Western Australia Legislative Council Defeats Bill to Allow Human Cloning
by Steven Ertelt
May 7, 2008
Perth, Australia (LifeNews.com) — Western Australia’s Legislative Council defeated a bill that would allow scientists to clone human beings and destroy them days later to use their stem cells in unproven research. The measure follows a December 2006 vote in the Australian Parliament to overturn the nation’s human cloning ban.
The council defeated the Human Reproductive Technology Amendment Bill on an 18-15 second reading vote Tuesday night.
The measure would have brought the Australian state in line with the federal legislation that permits the creation and destruction of human embryo clones for research.
Four other states, including Tasmania, Victoria, New South Wales and Queensland, and the Australian Capital Territory have already passed laws permitting cloning. Pro-cloning legislation is currently before the Parliament of South Australia.
Richard Egan, spokesman for the pro-life group Festival of Light Australia hailed the defeat of the measure, in a statement to LifeNews.com.
"This vote on cloning has come after the dramatic scientific breakthroughs beginning in November 2007 when Japanese scientist Shinya Yamanaka turned ordinary human skin cells into induced pluripotent stem cells (iPS cells)," he said.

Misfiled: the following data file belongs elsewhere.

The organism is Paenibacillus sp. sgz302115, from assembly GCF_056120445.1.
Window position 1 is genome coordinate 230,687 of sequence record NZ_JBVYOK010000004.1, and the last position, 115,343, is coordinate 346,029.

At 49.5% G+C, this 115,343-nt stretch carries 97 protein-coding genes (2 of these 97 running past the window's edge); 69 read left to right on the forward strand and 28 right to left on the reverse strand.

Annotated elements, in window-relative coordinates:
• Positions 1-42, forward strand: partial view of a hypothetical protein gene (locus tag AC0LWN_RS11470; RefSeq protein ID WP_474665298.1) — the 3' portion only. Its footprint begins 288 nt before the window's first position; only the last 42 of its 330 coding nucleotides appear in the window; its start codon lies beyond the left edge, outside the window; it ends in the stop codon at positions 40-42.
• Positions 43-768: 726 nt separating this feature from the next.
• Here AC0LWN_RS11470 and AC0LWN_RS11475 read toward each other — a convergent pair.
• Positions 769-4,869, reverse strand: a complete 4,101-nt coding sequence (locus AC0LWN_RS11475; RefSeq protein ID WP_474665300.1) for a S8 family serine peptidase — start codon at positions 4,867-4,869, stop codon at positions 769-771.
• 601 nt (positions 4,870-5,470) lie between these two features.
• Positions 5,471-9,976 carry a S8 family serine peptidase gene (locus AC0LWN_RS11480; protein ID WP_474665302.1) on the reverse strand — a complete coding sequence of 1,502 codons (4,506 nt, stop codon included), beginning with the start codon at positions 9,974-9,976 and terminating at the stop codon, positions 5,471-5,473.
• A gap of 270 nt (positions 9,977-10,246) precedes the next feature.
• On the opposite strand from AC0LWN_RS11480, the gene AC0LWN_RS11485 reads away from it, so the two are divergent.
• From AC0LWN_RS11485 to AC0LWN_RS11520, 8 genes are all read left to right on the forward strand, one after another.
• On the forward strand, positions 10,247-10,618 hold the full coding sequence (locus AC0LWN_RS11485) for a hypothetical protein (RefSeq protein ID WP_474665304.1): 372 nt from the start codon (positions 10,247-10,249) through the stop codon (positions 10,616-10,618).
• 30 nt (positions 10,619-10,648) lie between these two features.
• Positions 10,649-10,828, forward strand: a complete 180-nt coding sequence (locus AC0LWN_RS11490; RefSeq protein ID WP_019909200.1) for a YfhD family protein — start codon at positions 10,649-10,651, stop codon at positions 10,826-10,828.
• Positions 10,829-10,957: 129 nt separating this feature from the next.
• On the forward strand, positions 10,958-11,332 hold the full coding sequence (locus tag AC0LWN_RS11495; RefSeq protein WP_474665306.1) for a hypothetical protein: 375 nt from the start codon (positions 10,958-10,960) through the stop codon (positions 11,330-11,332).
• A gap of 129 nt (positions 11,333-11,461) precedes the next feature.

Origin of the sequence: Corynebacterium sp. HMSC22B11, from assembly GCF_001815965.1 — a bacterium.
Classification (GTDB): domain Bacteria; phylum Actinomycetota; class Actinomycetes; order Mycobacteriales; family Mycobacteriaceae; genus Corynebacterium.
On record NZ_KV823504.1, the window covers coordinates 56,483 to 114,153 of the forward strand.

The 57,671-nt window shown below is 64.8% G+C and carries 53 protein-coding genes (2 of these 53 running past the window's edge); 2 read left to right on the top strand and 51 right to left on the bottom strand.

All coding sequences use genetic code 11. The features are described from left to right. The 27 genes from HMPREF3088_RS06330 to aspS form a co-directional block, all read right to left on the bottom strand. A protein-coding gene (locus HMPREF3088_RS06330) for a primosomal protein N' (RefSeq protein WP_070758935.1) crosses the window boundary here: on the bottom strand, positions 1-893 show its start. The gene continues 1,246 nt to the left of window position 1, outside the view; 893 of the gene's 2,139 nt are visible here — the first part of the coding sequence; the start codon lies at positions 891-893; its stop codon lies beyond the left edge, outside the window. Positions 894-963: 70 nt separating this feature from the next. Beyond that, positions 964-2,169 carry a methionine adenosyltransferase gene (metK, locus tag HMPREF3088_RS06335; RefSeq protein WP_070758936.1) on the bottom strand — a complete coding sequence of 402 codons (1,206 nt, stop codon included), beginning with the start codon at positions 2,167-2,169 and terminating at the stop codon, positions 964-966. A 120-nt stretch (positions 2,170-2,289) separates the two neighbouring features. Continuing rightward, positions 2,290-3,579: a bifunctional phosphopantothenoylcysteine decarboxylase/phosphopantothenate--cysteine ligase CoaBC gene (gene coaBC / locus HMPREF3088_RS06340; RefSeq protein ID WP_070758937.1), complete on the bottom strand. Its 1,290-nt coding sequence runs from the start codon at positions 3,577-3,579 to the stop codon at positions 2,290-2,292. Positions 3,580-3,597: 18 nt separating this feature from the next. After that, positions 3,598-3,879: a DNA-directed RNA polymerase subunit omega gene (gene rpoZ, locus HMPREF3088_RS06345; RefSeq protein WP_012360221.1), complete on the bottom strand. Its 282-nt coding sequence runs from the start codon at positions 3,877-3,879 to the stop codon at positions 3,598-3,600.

"This new science has developed so rapidly that it has now made cloning scientifically redundant because iPS cells are biologically indistinguishable from embryonic stem cells," he added.
"The new iPS cells can be made without the need for human eggs, which can only be obtained by subjecting women to grave health risks, and without creating or destroying a single human embryo," Mr Egan said.
Egan told LifeNews.com he hopes the Commonwealth will take another look at its cloning laws, and follow the lead of the Western Australia Parliament in acknowledging that cloning is a "dead science" and there is now no justification for any law permitting human cloning.
In the December 2006 vote in the Australia Parliament, the Australia House approved the pro-cloning bill Liberal Senator Kay Patterson sponsored despite last-minute lobbying from then-Prime Minister John Howard and current Prime Minister Kevin Rudd.
"I don’t think the science has shifted enough to warrant the Parliament changing its view (since the 2002 vote to ban therapeutic cloning)," Howard said during the debate.
House members knew the outcome would be in favor of the bill and decided not to call for a request for the actual vote tally of each member. The last vote taken on the bill prior to its final passage was 82 to 62 in favor of it.
The House also defeated an amendment that would have prohibited extracting stem cells from the eggs of aborted late-term female babies. Liberal MP Michael Ferguson’s amendment would have sent the bill back to the Senate, which approved the measure by just two votes.